This is a writeout of a trip that I did last summer. I did this in my sea kayak (mainly cause I was pushed for time and it allowed my to do it in 2 days). Next time I plan to do in my open canoe and give myself a little more time. Any questions give me a shout.
Longford Canoe Trail: Lough Ree Islands and Royal Canal Loop
Route OS Map 40&41 | Loop via Clondra, Lough Ree Islands & Inny River & Royal Canal Distance 70kms (2 days) Portages 1 portage – 2km long – exiting Inny River at “Shrule Bridge” and joining Royal Canal at “Archies Bridge” Hazards Grade 1 water. Note: Care to be taken on Lough Ree which can be dangerous with high winds Start Burkes Lock, Clondra, Co. Longford Finish Richmond Harbour, Clondra, Co. Longford Camping Saints Island (near Newtown Cashel)
This excellent looped route takes in three of Ireland’s greatest waterways including the Shannon River, Lough Ree and the recently reopened Royal canal. The Shannon River flows into Lough Ree at Lanesborough and this gentle flowing river makes for a wonderful start to this memorial and very enjoyable journey. The vastness of Lough Ree and its large variety of islands and lakeshore landscapes makes it renowned as an “inner sea”. This makes for hugely pleasurable paddling and opens up great opportunities for camping and stops along this route. The return leg on the Royal canal allows for great opportunity to explore a hugely important and historic waterway. This trip could be easily expanded to a 3 days journey (2 overnights) allowing for more time to discover the inner islands and the historic ruins of Rindoon Castle.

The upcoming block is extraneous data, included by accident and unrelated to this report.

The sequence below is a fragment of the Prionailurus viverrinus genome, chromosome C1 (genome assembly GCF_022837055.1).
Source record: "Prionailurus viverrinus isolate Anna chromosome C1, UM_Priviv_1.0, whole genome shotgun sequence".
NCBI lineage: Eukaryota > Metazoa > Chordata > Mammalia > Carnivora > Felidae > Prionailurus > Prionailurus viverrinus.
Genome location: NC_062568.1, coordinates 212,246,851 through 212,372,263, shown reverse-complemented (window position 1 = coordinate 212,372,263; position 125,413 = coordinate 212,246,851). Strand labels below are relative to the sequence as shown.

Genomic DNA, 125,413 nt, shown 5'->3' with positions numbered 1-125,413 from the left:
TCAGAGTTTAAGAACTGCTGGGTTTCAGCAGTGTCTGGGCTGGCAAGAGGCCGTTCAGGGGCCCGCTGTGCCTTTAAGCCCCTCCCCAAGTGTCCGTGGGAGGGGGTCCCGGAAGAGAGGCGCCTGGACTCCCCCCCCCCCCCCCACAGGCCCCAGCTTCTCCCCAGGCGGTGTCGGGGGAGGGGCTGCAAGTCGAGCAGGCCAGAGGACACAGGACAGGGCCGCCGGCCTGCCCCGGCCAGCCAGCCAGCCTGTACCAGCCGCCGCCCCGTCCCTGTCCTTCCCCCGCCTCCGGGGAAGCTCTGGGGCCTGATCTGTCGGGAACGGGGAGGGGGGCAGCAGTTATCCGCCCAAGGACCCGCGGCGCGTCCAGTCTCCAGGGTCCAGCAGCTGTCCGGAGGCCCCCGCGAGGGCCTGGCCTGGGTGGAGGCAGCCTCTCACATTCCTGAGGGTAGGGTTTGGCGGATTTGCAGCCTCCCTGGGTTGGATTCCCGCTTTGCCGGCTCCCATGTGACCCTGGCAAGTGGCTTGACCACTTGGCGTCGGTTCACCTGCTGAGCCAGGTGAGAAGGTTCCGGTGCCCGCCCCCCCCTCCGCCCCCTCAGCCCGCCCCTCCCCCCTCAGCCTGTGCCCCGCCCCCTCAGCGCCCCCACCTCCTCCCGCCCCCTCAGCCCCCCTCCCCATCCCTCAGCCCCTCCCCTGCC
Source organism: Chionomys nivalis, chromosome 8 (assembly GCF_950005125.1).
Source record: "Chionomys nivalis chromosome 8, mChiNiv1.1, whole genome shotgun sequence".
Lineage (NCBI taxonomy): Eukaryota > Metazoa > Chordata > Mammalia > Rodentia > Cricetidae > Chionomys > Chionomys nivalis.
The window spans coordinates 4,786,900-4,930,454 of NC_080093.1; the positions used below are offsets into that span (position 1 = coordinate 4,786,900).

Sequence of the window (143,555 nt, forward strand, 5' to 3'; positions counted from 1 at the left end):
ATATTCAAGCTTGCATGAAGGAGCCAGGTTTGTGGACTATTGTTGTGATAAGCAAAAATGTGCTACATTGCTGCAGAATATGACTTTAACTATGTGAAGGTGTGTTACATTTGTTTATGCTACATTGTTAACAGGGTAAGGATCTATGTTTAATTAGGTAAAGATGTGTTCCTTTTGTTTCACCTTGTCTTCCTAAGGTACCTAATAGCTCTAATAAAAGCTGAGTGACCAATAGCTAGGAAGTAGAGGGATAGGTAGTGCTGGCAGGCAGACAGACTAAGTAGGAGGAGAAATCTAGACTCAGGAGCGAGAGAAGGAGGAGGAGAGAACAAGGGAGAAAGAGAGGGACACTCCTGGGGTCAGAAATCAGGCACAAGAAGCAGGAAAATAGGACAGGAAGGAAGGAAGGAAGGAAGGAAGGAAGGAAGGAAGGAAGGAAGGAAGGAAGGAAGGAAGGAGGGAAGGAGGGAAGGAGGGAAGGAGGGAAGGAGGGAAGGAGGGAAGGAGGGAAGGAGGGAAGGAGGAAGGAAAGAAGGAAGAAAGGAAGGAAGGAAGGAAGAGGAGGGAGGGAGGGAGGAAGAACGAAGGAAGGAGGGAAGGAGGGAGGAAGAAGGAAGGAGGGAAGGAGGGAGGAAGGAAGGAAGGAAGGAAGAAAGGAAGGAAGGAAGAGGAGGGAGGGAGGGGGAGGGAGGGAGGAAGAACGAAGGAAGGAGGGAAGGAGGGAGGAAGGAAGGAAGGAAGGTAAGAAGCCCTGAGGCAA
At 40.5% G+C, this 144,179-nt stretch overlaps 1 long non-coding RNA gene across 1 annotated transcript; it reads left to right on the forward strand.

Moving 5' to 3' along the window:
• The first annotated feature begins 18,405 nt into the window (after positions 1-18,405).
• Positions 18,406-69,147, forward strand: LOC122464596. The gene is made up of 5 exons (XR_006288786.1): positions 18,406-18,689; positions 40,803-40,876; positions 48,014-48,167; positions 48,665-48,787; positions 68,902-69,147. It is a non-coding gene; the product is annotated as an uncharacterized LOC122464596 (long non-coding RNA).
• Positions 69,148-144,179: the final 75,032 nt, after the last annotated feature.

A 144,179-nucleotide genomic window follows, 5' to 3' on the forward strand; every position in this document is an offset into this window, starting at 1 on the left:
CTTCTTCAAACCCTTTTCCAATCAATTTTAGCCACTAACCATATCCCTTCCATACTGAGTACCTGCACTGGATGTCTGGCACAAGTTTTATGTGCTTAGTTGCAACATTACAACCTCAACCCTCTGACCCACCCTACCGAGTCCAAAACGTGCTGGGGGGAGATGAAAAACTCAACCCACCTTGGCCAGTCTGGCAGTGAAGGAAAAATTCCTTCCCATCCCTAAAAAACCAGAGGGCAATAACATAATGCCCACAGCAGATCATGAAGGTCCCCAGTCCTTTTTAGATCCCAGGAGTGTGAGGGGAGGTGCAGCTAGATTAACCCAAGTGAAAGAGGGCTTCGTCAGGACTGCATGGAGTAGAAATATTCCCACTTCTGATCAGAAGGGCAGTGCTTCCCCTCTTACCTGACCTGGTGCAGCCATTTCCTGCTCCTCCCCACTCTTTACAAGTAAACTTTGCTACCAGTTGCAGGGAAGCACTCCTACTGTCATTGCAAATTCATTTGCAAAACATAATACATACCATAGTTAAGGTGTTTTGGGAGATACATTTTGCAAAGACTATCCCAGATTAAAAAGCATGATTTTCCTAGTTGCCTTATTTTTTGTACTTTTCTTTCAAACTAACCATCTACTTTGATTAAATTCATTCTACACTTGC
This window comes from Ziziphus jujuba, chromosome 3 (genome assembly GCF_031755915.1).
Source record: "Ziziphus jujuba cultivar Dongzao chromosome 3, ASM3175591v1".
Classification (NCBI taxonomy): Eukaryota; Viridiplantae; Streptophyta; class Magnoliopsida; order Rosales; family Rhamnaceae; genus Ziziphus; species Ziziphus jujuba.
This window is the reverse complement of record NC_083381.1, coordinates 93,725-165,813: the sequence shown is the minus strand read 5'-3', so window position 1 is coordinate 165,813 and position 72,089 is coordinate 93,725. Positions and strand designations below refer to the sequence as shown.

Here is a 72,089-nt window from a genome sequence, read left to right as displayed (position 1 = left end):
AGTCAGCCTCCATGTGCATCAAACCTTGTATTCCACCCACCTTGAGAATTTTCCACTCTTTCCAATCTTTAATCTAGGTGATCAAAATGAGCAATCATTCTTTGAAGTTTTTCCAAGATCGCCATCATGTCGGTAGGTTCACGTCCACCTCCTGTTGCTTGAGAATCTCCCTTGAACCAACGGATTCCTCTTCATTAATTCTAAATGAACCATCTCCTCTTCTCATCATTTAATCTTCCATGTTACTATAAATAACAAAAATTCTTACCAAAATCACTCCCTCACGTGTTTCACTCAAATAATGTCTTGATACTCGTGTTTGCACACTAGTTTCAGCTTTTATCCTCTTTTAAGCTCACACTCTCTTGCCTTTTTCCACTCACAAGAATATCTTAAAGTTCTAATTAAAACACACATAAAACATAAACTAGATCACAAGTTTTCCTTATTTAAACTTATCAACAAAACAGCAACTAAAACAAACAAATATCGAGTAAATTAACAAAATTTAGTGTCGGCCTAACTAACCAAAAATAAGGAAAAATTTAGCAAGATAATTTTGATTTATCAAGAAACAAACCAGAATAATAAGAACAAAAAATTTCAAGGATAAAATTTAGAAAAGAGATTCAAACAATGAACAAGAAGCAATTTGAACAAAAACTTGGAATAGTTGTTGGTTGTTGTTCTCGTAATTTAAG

The canoe loop is a minimum 2 day journey so preparation should be make for at least 1 overnight camp. It is essential that the paddler checks the inner lakes forecast (http://www.met.ie/forecasts/inland-lakes.asp) prior to travel and observe any weather warnings. Paddling in any more than a force 3 or 4 wind is not recommended unless the paddlers are very experienced and it should be remembered that conditions can change rapidly or overnight. A north easterly wind is the ideal wind direction as it provides the paddler with a helpful rear wind on the journey across Lough Ree. Note: Lough Ree can easily have 2 to 3 foot waves at as little as force 3 winds.
The following photo shows the type of equipment that is recommended:
Right to left: Sea Kayak (or similar Kayak with plenty of storage space), spray deck, buoyancy aid, portage wheels, booties, dry cag, dry bag(s), paddle, dry clothes and towel, tent, sleeping mat, sleeping bag, torch, radio (to check weather), camping stool, billy cans, gas burner, matches, and food and water (at least 5 litres per person for 2 day trip), and OS maps
Day 1: Clondra to Saints Island
Day 1 started a little later than expected at about 1pm. Thankfully, since I was doing this trip in late July the days are long so I figured that I’d have daylight until at least 9.30pm if the trip took longer than expected.